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BOOK REVIEWS strate were "new developments in women's writing this century." Indeed , the one piece written in the latter half of the century, Antonia White's autobiographical short story, "Surprise Visit," from 1965, is one of the volume's most affecting, harrowing selections. "Imagination accomplishes more than history," Mark Strand tells us, and its high percentage of "imaginative" writing not only makes this collection lively and engaging, but also challenges expectations of what comprises war writing. It is striking, for instance, that we are given no samples of women's poetry, when it is chiefly the poets of the First World War— Brooke, Sassoon, Owen—who are traditionally conjured most frequently to represent the exemplary war writer. No attempt is made to account for this difference by the editors, who do not, in fact, remark on it at all. This is all the more regrettable when one of the editors' strongest critical arguments is for locating "the sense of emergent ideas, changing modes of writing," "those shifts in perspective which contributed to both Expressionism and Modernism," in the "prototypes of expression" found in the work of the often-undervalued writers collected here. Much has been made of what the war and modernism did for women writers; much less attention has been paid to what women writing in wartime did for modernism. By the last section, the introduction's stirring claims for such an unaccustomed and needed reading of women's war writing become attenuated in the absence of detailed and sustained critical commentary ; when we are hundreds of pages removed from the opening argument, it grows faint and tenuous just when it should be most claimant and effective. Maureen O'Connor Claremont Graduate University Women & Aestheticism Talia Schaffer and Kathy Alexis Psomiades, eds. Women and British Aestheticism. Charlottesville: University Press of Virginia, 2000. viii + 304 pp. Cloth $68.50 Paper $19.95 "MARGIN in every sense was in demand," wrote Ada Leverson, looking back on her literary career in the 1890s. And so it remains today as the intricate territory of the culture of the fin de siècle continues to be mapped. This welcome addition to the literature establishes the aestheticist movement as a perhaps unexpectedly productive environment for a diverse set of women writers, from Christina Rossetti and Vernon Lee, to Marie Corelli and Laurence Hope. 371 ELT 44 : 3 2001 Aestheticism provided these writers with complex challenges and opportunities , complexities which later also led to the almost complete erasure of their contributions from histories of the period. Here was a movement that celebrated the feminine in its aesthetics and attention to "domestic" arts and crafts—interior design, fashion, the garden—even as it excluded women from its most powerful élites. It made space for non-normative male sexualities and elaborated a feminine sensibility whilst fetishising femmes fatales and prostitutes, and effectively banishing female-female desire from its discourses. As Margaret D. Stetz suggests in her essay, it was also a movement underpinned by ambiguous power relations between aristocratic women patrons and avantgarde male aesthetes, an alliance which maintained what she terms "a form of masculine connoisseurship dependent on silent and passive female spectacles." The very féminisation of culture to which the movement aspired, and the perceived homoeroticism of its agencies in the 1890s, led to the severe revisions of its social influence in the years after the Wilde trials, and to modernism's hard judgments upon a movement to which it owed profound debts. Its female voices disappeared—even Virginia Woolf removed the period from her restored women's literary history in A Room of One's Own. The revisionism of late twentieth-century feminism was finally no more generous to the women aesthetes, and part of the editors' project here is to revise the revisions of fin-de-siècle women's writing that were founded upon a recovery of the feminism of New Womanhood. Lisa K. Hamilton's essay on Sarah Grand and Oscar Wilde confronts the issue directly. She concludes that the political project of Grand's fiction, to recover "the feminine" from the gloves of decadent male aesthetes and to reestablish decadence as gendered degeneracy rather than aesthetic posture, led finally...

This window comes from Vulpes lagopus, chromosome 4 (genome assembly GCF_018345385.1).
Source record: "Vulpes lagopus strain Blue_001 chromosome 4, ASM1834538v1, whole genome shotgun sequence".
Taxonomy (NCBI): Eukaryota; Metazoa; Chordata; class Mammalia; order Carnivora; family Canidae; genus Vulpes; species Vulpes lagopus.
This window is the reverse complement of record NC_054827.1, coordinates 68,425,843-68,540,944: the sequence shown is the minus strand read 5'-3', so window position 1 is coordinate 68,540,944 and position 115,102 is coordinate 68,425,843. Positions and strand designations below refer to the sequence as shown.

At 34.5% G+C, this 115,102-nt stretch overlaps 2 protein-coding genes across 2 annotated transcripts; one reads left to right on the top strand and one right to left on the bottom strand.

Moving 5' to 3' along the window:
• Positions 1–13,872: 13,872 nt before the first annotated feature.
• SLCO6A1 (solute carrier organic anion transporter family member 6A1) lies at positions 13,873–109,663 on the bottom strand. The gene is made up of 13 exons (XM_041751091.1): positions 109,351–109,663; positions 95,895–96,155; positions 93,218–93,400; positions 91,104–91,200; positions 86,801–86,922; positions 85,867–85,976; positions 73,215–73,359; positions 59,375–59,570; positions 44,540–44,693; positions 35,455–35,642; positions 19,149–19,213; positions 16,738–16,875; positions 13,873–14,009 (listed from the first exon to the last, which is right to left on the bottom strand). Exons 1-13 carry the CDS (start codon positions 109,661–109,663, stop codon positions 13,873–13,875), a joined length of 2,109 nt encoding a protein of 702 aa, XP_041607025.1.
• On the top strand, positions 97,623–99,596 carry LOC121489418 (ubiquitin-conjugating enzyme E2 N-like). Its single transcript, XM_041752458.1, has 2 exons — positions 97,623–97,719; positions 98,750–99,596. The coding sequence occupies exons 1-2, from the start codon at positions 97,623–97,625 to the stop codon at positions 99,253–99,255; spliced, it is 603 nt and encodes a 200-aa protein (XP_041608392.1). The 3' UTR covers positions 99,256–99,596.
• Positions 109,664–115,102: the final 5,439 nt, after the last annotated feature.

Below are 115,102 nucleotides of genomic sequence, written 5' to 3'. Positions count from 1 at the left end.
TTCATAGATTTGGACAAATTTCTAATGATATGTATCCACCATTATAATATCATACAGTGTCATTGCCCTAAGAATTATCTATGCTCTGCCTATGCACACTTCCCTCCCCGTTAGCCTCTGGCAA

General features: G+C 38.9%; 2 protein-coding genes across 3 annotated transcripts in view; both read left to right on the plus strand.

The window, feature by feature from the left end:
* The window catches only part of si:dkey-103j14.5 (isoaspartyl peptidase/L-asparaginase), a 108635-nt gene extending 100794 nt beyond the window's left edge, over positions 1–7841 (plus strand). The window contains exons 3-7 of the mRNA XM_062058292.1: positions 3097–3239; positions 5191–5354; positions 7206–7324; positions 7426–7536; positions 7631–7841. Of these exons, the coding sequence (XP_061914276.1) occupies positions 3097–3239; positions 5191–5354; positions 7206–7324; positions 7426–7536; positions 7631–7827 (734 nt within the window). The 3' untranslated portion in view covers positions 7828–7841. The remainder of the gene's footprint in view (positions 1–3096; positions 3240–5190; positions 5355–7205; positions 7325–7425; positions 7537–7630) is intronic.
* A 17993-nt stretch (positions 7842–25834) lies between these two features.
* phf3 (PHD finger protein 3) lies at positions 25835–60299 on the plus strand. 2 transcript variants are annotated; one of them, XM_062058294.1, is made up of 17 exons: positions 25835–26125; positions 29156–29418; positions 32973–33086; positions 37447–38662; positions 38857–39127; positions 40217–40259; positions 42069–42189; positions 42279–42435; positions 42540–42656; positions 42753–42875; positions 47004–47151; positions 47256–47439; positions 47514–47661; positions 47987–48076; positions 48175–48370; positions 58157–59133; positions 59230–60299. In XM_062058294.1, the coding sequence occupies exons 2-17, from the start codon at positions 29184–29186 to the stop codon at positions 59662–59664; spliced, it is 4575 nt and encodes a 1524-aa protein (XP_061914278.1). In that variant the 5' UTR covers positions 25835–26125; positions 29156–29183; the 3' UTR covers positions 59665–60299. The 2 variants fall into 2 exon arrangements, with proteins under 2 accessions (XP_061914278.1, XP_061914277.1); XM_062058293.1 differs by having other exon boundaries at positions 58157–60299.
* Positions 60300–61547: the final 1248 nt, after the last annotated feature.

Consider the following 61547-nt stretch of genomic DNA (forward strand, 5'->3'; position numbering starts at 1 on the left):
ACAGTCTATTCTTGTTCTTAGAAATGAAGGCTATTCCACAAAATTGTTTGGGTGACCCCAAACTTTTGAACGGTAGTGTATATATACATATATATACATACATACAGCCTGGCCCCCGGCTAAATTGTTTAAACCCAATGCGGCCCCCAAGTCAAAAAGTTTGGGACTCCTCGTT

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pp. 371-374
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